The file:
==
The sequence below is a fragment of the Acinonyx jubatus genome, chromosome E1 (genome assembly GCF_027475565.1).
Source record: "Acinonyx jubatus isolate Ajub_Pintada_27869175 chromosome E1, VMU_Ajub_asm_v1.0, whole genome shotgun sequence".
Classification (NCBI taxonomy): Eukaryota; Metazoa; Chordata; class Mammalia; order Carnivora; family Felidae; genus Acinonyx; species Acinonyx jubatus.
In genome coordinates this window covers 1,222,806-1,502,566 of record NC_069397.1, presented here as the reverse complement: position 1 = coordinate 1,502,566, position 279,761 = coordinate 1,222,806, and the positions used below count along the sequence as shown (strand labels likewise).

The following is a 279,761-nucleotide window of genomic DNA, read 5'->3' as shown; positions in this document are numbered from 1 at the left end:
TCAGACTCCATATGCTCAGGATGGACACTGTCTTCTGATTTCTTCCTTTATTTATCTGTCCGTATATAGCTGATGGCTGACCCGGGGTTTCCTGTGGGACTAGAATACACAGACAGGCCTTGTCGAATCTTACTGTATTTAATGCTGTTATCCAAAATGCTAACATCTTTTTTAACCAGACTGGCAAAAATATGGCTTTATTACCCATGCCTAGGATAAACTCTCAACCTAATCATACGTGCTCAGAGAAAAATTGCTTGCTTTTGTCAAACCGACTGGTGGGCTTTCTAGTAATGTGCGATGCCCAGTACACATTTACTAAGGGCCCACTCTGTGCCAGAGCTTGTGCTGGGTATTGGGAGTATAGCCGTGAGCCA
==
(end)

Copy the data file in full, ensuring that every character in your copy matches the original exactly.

The sequence below is a fragment of the Acinonyx jubatus genome, chromosome E1 (genome assembly GCF_027475565.1).
Source record: "Acinonyx jubatus isolate Ajub_Pintada_27869175 chromosome E1, VMU_Ajub_asm_v1.0, whole genome shotgun sequence".
Classification (NCBI taxonomy): Eukaryota; Metazoa; Chordata; class Mammalia; order Carnivora; family Felidae; genus Acinonyx; species Acinonyx jubatus.
In genome coordinates this window covers 1,222,806-1,502,566 of record NC_069397.1, presented here as the reverse complement: position 1 = coordinate 1,502,566, position 279,761 = coordinate 1,222,806, and the positions used below count along the sequence as shown (strand labels likewise).

The following is a 279,761-nucleotide window of genomic DNA, read 5'->3' as shown; positions in this document are numbered from 1 at the left end:
TCAGACTCCATATGCTCAGGATGGACACTGTCTTCTGATTTCTTCCTTTATTTATCTGTCCGTATATAGCTGATGGCTGACCCGGGGTTTCCTGTGGGACTAGAATACACAGACAGGCCTTGTCGAATCTTACTGTATTTAATGCTGTTATCCAAAATGCTAACATCTTTTTTAACCAGACTGGCAAAAATATGGCTTTATTACCCATGCCTAGGATAAACTCTCAACCTAATCATACGTGCTCAGAGAAAAATTGCTTGCTTTTGTCAAACCGACTGGTGGGCTTTCTAGTAATGTGCGATGCCCAGTACACATTTACTAAGGGCCCACTCTGTGCCAGAGCTTGTGCTGGGTATTGGGAGTATAGCCGTGAGCCA